It’s a new year and with it comes a clean slate to set new goals for your money.
Saving money and paying off debt are popular financial goals to set as New Year’s Resolutions. Unfortunately, most people actually give up on their goals by mid-February.
So here are some tips to help you stay on track and reach your financial goals this year.
Tip 1 – Be Reasonable
It’s ok to make your goals a little risky, but don’t push yourself into the delusional zone.
You may hear stories about people who have paid off an enormous amount of debt in a short time, but that’s not the norm.
You risk fizzling out from frustration if you try to compare yourself to others.
Make sure you’re setting a reasonable goal. Make it challenging, but not impossible.
Tip 2 – Start Small
Excitement and energy toward your goals are high at the start, but the newness wears off.
Break your goal down into smaller steps to help you maintain momentum.
For example, if you’re facing a mountain of debt, start by determining your income vs. expenses. Next, look for some expenses to cut. Then, start brainstorming some new income ideas.
Taking smaller action steps and getting tiny wins along the way will help you stay motivated.
Tip 3 – Stay Focused
It’s easy to make goals. It’s hard to stay focused on them.
Within goal setting circles they say the key to maintaining your focus is to “know your why.”
Ask yourself why you’re setting that particular goal. Also, realize that internal motivations make achieving your goals more likely.
A good example of this is with weight loss goals. An internal motivation for losing weight might be to get healthy so you have the energy to play with your kids. An external motivation could be that the doctor told you to lose weight.
External motivators produce goals you view as things you should do. Internal motivators lead you to goals you want to do.
If you hit a roadblock along your way, having a strong “why” will help you break through it.
Tip 4 – Be Patient
Most financial goals are more achievement-oriented – like paying off debt or saving money. But to reach either of those, you’re going to need to adjust your spending habits.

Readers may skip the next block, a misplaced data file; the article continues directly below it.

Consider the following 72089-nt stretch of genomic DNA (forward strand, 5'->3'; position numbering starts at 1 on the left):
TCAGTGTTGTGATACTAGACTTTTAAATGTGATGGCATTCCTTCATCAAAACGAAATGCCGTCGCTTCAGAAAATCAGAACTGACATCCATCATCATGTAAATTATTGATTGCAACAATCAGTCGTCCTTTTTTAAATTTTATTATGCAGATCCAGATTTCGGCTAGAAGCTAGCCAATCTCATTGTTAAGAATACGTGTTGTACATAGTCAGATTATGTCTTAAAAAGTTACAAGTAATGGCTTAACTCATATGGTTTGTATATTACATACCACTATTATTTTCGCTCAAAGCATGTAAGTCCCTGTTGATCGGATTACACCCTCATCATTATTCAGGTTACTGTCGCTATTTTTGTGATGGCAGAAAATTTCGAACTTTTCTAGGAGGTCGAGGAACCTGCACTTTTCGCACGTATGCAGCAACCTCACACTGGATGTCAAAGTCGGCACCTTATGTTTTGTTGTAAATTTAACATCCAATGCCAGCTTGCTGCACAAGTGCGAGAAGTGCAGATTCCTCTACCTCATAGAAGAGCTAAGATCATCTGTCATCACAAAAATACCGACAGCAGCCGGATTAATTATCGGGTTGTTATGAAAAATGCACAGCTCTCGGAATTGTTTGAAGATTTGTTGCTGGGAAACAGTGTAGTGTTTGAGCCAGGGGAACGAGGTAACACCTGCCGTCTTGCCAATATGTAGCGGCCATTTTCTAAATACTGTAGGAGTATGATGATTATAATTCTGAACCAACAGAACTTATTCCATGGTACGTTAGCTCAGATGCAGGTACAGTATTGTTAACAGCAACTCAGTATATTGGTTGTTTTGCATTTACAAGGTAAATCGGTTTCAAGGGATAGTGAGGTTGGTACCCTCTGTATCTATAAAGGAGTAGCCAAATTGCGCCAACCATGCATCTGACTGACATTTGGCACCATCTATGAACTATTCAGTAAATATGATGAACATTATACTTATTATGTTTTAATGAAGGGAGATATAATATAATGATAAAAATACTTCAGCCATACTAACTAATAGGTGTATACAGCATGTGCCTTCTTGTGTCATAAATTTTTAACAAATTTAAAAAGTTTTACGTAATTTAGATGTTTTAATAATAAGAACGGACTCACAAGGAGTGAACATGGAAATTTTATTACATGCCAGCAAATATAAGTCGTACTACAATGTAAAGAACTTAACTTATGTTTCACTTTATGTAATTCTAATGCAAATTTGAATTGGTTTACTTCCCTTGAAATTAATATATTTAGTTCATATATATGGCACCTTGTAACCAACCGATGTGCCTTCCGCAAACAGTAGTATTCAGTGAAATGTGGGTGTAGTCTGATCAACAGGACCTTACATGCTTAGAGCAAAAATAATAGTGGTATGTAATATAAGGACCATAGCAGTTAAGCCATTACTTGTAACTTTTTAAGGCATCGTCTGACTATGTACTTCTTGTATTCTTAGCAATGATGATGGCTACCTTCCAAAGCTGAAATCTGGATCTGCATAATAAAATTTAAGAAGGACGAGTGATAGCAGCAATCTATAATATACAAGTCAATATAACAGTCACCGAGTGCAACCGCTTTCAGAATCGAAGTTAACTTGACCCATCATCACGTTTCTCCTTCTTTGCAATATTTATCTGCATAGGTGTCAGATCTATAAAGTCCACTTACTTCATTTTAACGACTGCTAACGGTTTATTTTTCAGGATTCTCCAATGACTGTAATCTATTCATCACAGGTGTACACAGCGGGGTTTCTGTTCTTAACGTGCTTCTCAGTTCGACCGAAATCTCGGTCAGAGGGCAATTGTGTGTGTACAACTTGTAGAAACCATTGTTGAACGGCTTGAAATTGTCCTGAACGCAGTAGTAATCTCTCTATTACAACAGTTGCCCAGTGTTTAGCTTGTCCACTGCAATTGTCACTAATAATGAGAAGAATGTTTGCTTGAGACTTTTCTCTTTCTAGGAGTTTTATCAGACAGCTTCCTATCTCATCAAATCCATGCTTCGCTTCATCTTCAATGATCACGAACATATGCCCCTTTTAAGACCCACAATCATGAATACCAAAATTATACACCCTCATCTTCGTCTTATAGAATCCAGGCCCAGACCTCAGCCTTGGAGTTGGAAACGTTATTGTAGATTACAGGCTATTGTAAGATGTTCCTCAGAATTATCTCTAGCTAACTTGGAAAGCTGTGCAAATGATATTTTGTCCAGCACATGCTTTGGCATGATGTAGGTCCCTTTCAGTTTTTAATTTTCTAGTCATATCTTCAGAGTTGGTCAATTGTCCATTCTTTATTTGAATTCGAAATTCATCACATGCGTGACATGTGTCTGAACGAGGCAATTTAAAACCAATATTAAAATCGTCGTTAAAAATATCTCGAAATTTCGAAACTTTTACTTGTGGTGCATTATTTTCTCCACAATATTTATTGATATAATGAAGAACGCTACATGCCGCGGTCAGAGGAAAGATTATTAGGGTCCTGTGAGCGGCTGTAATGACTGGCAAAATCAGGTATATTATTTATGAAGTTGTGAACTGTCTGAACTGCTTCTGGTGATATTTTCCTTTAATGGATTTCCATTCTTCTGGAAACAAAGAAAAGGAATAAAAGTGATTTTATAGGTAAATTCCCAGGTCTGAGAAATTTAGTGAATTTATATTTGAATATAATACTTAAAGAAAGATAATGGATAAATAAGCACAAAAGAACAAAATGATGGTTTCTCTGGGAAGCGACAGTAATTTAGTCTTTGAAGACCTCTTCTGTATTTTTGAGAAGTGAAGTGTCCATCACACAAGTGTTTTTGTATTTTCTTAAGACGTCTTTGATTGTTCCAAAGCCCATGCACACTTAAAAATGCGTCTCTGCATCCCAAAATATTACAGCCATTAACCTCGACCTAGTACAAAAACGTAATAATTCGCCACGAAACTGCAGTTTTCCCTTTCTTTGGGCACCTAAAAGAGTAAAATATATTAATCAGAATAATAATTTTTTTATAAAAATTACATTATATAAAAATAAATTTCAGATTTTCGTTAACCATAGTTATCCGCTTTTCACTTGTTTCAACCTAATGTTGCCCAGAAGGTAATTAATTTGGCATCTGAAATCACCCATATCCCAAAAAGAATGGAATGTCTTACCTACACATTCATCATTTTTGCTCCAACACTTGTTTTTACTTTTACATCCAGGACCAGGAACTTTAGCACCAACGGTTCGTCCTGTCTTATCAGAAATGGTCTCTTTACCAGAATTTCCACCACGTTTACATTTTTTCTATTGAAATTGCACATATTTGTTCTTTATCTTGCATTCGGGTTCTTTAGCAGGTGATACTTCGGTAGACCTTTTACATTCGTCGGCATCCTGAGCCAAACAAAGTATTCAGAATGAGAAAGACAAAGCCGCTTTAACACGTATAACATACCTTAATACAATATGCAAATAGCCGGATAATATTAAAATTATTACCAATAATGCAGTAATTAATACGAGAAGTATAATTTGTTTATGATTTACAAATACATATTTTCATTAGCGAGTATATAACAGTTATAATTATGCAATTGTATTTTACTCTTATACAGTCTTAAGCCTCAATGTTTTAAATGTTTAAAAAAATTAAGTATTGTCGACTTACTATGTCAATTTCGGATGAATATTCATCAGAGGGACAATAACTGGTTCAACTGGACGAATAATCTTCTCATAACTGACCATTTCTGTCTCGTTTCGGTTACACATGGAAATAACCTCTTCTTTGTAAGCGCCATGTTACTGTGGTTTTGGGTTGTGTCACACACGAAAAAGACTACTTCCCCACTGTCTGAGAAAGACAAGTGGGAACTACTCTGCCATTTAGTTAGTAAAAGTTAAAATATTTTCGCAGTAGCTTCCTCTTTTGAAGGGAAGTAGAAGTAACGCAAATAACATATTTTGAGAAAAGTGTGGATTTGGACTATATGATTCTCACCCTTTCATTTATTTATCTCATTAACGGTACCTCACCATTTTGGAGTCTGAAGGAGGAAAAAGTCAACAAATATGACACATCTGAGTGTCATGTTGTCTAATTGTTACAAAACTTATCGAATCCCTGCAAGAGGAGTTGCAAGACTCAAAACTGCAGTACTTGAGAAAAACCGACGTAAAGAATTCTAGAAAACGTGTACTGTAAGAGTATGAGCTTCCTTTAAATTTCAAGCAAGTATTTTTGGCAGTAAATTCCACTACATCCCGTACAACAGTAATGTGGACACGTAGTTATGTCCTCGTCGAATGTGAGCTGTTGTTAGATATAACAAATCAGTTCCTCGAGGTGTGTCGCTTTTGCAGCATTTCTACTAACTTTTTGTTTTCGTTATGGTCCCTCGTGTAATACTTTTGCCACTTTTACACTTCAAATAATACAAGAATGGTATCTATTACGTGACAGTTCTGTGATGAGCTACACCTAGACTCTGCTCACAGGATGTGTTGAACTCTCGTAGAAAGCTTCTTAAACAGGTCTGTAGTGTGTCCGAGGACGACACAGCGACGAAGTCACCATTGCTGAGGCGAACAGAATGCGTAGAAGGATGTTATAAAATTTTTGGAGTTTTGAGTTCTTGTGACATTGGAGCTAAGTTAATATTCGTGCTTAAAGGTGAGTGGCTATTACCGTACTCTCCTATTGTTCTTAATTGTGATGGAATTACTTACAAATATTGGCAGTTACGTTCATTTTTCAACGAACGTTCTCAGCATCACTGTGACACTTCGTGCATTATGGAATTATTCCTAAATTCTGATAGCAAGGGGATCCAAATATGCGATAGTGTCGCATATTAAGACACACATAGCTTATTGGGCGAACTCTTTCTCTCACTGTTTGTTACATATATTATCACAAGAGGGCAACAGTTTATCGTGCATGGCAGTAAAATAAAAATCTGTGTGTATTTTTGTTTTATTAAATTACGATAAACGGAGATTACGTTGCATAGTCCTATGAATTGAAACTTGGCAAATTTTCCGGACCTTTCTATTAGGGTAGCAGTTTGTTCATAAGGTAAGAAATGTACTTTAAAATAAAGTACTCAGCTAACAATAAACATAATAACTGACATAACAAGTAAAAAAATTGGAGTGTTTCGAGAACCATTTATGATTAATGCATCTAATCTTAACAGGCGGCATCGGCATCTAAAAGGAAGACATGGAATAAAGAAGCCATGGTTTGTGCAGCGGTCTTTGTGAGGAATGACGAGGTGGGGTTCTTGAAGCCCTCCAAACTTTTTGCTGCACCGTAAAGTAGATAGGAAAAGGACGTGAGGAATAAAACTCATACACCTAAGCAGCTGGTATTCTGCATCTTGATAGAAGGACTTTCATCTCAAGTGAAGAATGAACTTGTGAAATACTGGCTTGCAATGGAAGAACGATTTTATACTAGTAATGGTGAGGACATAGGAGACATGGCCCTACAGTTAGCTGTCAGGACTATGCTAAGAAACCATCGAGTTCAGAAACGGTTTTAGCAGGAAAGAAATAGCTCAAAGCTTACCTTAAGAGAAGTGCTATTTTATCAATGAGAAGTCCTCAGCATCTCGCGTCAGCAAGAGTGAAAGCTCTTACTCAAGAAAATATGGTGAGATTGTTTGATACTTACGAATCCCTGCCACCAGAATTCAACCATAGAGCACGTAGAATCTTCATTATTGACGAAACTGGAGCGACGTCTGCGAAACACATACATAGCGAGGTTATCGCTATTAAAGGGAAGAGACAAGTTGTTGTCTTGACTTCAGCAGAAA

The most recent research shows that it takes an average of 66 days to change our behavior. So if you’re not used to tracking your spending or making a budget, it will take some time to get into the habit.
Be patient with yourself and give yourself time to adjust.
Tip 5 – Automate Things
Setting up automatic payments and/or deposits is a great way to hit your financial goals.
It can be tricky to know how much to automate in the beginning, so start small.
For debt management, set your credit cards to autopay at least the minimum amount due.
Eventually, you’ll want to increase this to the statement balance or even paid in full. But if you’re struggling to pay off debt, start with the minimum to avoid late fees.
For savings goals, transfer a small amount into your savings each paycheck. It may seem silly to set aside a tiny amount, but starting small will help ease you into the habit.
Transferring large amounts can lead to a feeling of deprivation. Once your spending habits adjust to meet your savings goals, you can up your deposits.
Let’s Do This Together
I love the excitement of setting new goals! But I’ve also experienced the regret of leaving them behind when the enthusiasm fizzles out.
I hope the tips above will help you tackle your goals this year, but it’s also helpful to have a support network and the right tools. (I’m a big fan of the SELF Journal from BestSelf.)
If you’ve got a financial goal, leave a comment below and let’s keep each other accountable!